Despite the pandemic throwing attitudes towards working while unwell into sharp focus, presenteeism in the workplace is still increasing, costing employers huge amounts of money.
Deloitte found that the cost of poor mental health of employees had risen from £42 billion in 2017 to £45 billion in 2020 – mainly due to the rising rates of presenteeism. According to other research, around 35 workdays in the UK are lost per worker yearly to presenteeism.
Apart from the cost to businesses, there is also a high cost for the employees. If left to fester, presenteeism can cause a toxic work environment where stress and overworking are not only rife but seen as a badge of honour amongst employees.
Presenteeism can also hide other problems among workers, including poor mental health and burnout, which will lead to even more problems in the long term, such as increased staff turnover and prolonged absences.
With some insights from Vicky Walker, Director of People at Westfield Health, we’ll discuss what presenteeism is, why it’s so common, and how to spot it in your employees.
What is presenteeism?
Briefly, presenteeism in the workplace is when employees show up to work but are not productive due to mental or physical health problems that prevent them from doing their job.
It’s commonly associated with the idea of being ‘chained to your desk’ and showing up no matter how poor you feel because it’s perceived to reflect well on your character.
Why is it common in the workplace?
Some research suggests that unconscious bias in managers plays a part in presenteeism, which may cause them to favour workers who show up early and leave late. This is partly down to the ‘mere-exposure effect’, a psychological phenomenon suggesting that just being in the office and around other people will help employees build stronger rapport with their co-workers and thus be more likely to get raises.
The ‘halo effect’ further contributes to this, which is the idea that being present and talking to colleagues leads them to make the mental link that the employee must also be a hard worker and deserving of rewards.
For the employees themselves, it can also be common to harbour an ingrained fear that a lack of physical presence in the office will harm their prospects. Predictably, this disproportionately affects younger workers and those in junior positions who feel more pressure to prove themselves.
How is hybrid working affecting presenteeism?
Rather than putting a stop to presenteeism, the rise of hybrid working has only moved it out of the office and online instead. The CIPD’s 2022 health and well-being survey discovered that levels of presenteeism are higher for employees who work from home (81%) vs those in a workplace setting (65%).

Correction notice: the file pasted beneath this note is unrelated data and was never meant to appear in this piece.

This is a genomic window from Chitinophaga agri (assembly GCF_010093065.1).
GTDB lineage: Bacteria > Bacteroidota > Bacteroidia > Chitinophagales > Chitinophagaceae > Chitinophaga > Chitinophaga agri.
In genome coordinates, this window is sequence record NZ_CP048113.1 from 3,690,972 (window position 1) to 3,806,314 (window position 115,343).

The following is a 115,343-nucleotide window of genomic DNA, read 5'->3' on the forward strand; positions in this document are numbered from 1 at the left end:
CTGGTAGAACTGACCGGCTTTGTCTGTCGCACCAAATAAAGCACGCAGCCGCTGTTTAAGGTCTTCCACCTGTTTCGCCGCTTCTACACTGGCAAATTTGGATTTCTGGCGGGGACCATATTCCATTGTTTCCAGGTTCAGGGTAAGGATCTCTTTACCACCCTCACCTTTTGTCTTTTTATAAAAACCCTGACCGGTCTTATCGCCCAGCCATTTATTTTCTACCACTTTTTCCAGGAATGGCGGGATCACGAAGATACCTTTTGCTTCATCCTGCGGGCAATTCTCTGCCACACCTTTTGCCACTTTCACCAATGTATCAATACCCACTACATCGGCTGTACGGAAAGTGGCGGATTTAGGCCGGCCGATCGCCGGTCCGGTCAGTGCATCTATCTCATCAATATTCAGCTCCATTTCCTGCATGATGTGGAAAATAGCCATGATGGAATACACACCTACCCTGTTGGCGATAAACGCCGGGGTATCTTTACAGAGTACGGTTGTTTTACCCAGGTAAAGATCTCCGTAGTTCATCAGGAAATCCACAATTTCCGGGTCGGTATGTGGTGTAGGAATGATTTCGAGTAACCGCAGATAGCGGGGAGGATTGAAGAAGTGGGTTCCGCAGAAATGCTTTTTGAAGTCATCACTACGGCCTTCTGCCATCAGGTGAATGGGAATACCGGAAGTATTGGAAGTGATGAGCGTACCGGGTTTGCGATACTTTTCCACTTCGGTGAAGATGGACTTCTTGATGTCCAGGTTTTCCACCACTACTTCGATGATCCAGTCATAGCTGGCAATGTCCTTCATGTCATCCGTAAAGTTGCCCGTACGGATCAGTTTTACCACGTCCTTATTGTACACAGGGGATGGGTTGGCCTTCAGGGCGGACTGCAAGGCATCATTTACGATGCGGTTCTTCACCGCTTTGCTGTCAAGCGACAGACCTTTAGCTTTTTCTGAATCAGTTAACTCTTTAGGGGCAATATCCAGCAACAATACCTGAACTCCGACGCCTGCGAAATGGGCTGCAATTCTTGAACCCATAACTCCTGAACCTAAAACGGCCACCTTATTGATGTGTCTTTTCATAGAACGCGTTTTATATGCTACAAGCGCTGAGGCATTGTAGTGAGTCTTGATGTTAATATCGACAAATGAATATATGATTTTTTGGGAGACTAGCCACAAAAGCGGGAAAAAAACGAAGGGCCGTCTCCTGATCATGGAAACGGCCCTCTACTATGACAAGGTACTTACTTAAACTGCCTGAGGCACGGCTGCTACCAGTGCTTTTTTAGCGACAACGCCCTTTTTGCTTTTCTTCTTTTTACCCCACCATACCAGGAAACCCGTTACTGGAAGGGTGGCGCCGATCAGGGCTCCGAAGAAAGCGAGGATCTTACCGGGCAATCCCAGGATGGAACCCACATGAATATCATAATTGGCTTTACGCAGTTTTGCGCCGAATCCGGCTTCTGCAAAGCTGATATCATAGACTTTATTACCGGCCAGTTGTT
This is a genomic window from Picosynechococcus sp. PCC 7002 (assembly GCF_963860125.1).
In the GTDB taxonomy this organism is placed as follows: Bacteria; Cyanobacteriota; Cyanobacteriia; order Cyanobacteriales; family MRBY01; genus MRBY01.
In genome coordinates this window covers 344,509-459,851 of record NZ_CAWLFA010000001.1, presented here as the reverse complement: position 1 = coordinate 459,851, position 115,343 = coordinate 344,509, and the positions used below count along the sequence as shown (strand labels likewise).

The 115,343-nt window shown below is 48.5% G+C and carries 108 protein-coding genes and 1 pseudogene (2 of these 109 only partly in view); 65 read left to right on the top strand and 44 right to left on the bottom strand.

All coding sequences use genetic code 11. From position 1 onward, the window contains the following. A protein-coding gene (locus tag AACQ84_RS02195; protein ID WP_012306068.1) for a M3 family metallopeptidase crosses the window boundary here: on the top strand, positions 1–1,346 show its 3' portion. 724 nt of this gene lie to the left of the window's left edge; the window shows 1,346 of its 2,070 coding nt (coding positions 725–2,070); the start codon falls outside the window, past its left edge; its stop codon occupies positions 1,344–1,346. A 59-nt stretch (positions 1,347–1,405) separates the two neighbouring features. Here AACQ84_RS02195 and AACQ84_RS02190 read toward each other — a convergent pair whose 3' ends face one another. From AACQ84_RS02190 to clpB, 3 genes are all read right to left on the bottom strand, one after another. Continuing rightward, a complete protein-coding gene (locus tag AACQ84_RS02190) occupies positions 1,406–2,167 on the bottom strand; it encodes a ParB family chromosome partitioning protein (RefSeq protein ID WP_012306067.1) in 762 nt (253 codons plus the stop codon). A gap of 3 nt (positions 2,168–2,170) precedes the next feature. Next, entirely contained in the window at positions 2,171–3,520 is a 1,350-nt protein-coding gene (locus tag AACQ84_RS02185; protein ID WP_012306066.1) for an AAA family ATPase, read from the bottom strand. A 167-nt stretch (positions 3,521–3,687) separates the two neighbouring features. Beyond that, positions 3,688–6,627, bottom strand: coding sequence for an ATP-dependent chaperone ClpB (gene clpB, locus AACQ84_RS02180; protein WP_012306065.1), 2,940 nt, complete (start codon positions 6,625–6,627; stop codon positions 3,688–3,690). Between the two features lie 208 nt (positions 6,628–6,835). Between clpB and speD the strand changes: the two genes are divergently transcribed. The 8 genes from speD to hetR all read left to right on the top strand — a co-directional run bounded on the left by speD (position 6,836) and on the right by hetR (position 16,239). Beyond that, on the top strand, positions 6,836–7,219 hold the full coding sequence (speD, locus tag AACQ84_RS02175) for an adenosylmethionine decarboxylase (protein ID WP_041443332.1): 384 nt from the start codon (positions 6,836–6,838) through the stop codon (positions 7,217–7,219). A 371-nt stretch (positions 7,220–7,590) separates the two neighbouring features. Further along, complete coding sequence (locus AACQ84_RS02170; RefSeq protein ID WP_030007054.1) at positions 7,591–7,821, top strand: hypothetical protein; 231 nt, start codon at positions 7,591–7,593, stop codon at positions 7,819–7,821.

This is due to many employees feeling like they need to be available whatever the time and answer emails or work messages long past the end of their working day. According to a 2021 NordVPN
Teams survey, UK workers have increased their working week by 25% since before the pandemic, logging off at around 8 pm each evening. Other research found that in 2020 almost a quarter of UK workers felt that they had to go out of their way to prove that they were working every day, with many taking fewer breaks (15%) or no breaks (12%).
The longer work hours have contributed to heightened stress levels amongst UK workers. Between 2020-1, the Health and Safety Executive (HSE) reported that 822,000 workers were suffering from work-related stress, anxiety, and depression. The ‘always-on’ culture of working online has only enabled presenteeism and continuing to work despite worsening mental health.
How do you spot presenteeism, digital or otherwise?
Many warning behaviours to watch out for will point towards presenteeism.
- Employees minimising their struggles and/or illnesses.
- Coming into work when they are unwell.
- Arriving/logging on early and leaving late.
- Working through lunch or not taking full breaks.
- Responding to emails and messages late at night.
- Changes to interpersonal relationships.
- Becoming withdrawn or disengaged.
If one employee displays presenteeism, it can spread to their co-workers as they feel the pressure to be present, which can soon affect the whole workplace and create a stressful environment. For example, suppose employees respond to a colleague taking a day off sick with the insinuation that they’re overplaying their illness or are ‘weak’. In that case, it could be a sign of a culture of presenteeism that urgently needs addressing.
How can you help your employees?
As a business owner or HR Manager, investigating why presenteeism occurs in your workplace is the best place to begin.
You should commit to a top-down evaluation of what’s important in your workplace and look into ways to measure productivity outside employees’ physical presence, for example, through tangible outputs or whether your employees are completing their work on time.
When taking active steps to stop it, health and well-being must be prioritised. Employees should be able to feel comfortable admitting if they’re struggling or need time off for their health. Managers should lead by example, ensuring to log off on time and not send emails or messages to colleagues outside work hours.
Demonstrate to employees that help can be available by implementing workplace well-being services, especially for those who work remotely. Recently, some companies in the UK have also been trialling a four-day to discover whether it can boost productivity and improve well-being. So far, the trial is showing positive results, with 95% of the companies reporting either the same or improved productivity levels.
Creating a healthy and happy workplace is vital for your business’s long-term goals. It will not only improve productivity and reduce costs incurred through presenteeism, but it will also help your business attract and retain employees and result in better outcomes.